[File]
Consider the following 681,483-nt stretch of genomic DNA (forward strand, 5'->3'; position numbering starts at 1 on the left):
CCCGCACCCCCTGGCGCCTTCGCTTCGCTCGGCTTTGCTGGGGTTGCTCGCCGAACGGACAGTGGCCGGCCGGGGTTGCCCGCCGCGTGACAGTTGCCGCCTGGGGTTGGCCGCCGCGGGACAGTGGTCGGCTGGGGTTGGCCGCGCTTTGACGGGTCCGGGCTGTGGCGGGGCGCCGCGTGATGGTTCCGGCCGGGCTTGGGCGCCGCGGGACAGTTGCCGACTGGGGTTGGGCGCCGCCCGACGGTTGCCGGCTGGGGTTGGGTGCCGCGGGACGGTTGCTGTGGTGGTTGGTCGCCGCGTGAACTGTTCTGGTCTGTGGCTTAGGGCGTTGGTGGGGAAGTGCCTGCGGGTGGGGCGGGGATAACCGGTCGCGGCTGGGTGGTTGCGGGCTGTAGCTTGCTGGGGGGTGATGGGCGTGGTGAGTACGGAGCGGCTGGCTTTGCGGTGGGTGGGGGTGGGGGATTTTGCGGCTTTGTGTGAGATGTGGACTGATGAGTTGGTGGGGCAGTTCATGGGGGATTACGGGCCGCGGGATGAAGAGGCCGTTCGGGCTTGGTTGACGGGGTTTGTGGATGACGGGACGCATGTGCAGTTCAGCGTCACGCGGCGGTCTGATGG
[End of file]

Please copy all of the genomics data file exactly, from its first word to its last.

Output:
Consider the following 681,483-nt stretch of genomic DNA (forward strand, 5'->3'; position numbering starts at 1 on the left):
CCCGCACCCCCTGGCGCCTTCGCTTCGCTCGGCTTTGCTGGGGTTGCTCGCCGAACGGACAGTGGCCGGCCGGGGTTGCCCGCCGCGTGACAGTTGCCGCCTGGGGTTGGCCGCCGCGGGACAGTGGTCGGCTGGGGTTGGCCGCGCTTTGACGGGTCCGGGCTGTGGCGGGGCGCCGCGTGATGGTTCCGGCCGGGCTTGGGCGCCGCGGGACAGTTGCCGACTGGGGTTGGGCGCCGCCCGACGGTTGCCGGCTGGGGTTGGGTGCCGCGGGACGGTTGCTGTGGTGGTTGGTCGCCGCGTGAACTGTTCTGGTCTGTGGCTTAGGGCGTTGGTGGGGAAGTGCCTGCGGGTGGGGCGGGGATAACCGGTCGCGGCTGGGTGGTTGCGGGCTGTAGCTTGCTGGGGGGTGATGGGCGTGGTGAGTACGGAGCGGCTGGCTTTGCGGTGGGTGGGGGTGGGGGATTTTGCGGCTTTGTGTGAGATGTGGACTGATGAGTTGGTGGGGCAGTTCATGGGGGATTACGGGCCGCGGGATGAAGAGGCCGTTCGGGCTTGGTTGACGGGGTTTGTGGATGACGGGACGCATGTGCAGTTCAGCGTCACGCGGCGGTCTGATGG